In 2014, the Guggenheim Museum Bilbao staged Ernesto Neto: The Body That Carries Me, a unique retrospective of this Brazilian artist. Born in Rio de Janeiro in 1964, Neto is considered to be one of Brazil’s greatest living artists, and he is internationally recognized for his mostly colossal biomorphic sculptures, created with translucent, stretchable polyamide fabrics, and sometimes filled with other materials.
In more than 25 years, Neto has created a large body of works that range from fine drawings to large-scale installations. He keeps his pieces open for people to interact with them, to walk inside, to inhabit, feel and even smell them, so that they can experience art through their bodies and senses. Visitors, however, must interact with his works with care, always bearing in mind that, just like the human body, they are fragile and delicate.
In the mid-nineties, Neto abandoned the geometric language of his early oeuvres to create sculptures of polyamide fabrics stuffed with Styrofoam balls, flour or spices. The resulting pieces resembled the human body and other living organisms.
White Bubble (2013/17) is based on one of the elements of Hyper Event Horizon, included in Neto’s 2014 exhibition at the Guggenheim Museum Bilbao. The artist reshaped and adapted it to the space created by Frank Gehry’s iconic architecture. The piece explores the limits of the human body, transforming the approach to art from visual into a multi-sensory moment while drawing the viewer’s attention to the purest sensations as perceived from the surfaces of the universe constructed by Neto. The artist intends for visitors to merge with the piece, encouraging them to experience the encounter as something that goes beyond and transforms them. Walking through it, the viewer feels how the translucent structure changes with their weight and the trace they leave behind is transformed by the marks of the human bodies coming later.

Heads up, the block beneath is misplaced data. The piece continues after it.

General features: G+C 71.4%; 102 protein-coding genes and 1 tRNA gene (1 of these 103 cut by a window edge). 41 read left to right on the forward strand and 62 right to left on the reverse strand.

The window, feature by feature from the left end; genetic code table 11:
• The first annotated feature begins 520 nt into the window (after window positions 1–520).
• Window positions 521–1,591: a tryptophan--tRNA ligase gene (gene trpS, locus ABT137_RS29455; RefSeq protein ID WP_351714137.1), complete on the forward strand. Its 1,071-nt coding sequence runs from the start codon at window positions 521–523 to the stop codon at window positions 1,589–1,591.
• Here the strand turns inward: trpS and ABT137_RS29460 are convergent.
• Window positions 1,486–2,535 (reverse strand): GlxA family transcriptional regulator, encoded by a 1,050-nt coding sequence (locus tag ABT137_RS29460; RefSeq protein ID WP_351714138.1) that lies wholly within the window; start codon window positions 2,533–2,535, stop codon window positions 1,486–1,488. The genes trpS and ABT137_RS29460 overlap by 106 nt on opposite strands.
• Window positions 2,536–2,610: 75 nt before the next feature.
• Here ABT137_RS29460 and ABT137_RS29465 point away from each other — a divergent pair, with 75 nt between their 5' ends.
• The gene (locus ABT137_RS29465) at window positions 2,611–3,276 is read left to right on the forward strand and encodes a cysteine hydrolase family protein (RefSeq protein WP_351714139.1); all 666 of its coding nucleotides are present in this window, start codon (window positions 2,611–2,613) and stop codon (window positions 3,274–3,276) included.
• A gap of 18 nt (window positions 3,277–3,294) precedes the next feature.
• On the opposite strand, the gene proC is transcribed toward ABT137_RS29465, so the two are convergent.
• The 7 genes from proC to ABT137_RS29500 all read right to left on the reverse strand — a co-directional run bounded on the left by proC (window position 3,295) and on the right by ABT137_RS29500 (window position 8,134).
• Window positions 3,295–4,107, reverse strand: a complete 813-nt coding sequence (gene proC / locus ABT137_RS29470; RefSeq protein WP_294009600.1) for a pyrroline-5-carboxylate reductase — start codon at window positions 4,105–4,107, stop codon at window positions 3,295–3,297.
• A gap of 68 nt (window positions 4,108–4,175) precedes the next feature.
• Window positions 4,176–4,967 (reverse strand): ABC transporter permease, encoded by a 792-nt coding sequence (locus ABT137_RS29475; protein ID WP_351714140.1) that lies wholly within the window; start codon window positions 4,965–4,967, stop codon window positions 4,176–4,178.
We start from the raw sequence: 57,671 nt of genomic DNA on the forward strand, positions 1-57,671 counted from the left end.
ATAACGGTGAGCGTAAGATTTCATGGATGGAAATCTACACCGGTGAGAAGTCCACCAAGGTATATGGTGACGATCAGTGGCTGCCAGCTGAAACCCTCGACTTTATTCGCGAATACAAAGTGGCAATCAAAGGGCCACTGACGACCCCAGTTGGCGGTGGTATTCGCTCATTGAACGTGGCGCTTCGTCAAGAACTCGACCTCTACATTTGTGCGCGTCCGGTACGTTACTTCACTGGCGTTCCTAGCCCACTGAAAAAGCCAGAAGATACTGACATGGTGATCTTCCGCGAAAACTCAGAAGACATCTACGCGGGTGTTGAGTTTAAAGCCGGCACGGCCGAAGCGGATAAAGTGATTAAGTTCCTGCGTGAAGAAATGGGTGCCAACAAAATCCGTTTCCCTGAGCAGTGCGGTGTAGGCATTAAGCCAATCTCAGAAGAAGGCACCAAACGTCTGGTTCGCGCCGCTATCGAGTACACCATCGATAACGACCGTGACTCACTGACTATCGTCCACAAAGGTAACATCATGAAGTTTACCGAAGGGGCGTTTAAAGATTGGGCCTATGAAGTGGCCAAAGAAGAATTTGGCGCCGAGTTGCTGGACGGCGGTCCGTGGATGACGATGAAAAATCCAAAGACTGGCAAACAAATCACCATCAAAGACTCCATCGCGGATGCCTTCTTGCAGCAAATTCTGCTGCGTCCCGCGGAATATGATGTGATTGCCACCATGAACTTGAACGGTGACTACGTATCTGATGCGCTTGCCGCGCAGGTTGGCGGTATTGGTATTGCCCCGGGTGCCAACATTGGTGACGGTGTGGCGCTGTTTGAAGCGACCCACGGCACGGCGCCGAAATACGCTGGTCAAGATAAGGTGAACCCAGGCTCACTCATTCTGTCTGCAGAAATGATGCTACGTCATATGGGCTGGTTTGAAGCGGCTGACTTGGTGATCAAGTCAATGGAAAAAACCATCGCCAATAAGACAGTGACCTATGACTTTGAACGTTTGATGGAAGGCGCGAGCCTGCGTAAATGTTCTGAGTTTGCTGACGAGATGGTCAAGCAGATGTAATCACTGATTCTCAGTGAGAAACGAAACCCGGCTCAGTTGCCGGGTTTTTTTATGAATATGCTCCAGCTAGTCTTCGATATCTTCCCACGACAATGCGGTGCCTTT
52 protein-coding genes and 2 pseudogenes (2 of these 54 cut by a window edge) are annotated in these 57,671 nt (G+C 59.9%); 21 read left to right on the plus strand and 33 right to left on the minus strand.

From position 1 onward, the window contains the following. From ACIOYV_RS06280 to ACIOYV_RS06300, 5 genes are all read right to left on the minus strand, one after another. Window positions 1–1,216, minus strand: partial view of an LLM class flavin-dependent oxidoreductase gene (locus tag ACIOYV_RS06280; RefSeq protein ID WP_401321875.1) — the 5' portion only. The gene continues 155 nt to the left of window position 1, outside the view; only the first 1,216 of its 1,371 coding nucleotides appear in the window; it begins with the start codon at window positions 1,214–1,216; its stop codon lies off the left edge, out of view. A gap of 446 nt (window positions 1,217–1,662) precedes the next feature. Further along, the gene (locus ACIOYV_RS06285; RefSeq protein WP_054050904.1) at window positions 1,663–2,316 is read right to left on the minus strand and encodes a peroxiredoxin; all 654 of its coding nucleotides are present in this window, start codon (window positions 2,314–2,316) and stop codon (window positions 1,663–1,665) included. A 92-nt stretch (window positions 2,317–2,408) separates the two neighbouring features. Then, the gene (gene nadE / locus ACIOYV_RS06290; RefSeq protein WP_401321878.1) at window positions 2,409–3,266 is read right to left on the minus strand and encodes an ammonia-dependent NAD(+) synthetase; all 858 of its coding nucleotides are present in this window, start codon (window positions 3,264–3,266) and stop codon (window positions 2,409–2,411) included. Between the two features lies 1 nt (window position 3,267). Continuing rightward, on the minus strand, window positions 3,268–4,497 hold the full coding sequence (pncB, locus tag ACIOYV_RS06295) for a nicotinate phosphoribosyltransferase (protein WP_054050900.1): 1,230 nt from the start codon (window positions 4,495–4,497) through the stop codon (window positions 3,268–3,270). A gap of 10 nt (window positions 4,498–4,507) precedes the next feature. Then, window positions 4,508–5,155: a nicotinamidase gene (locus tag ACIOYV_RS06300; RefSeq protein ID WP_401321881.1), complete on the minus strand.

White Bubble constitutes a valuable exploration and reflection on the limits of the human body. In Neto’s exhibitions, the museum is transformed into a space for poetry: “We are constantly receiving information, but I want this to be a place where we stop thinking.”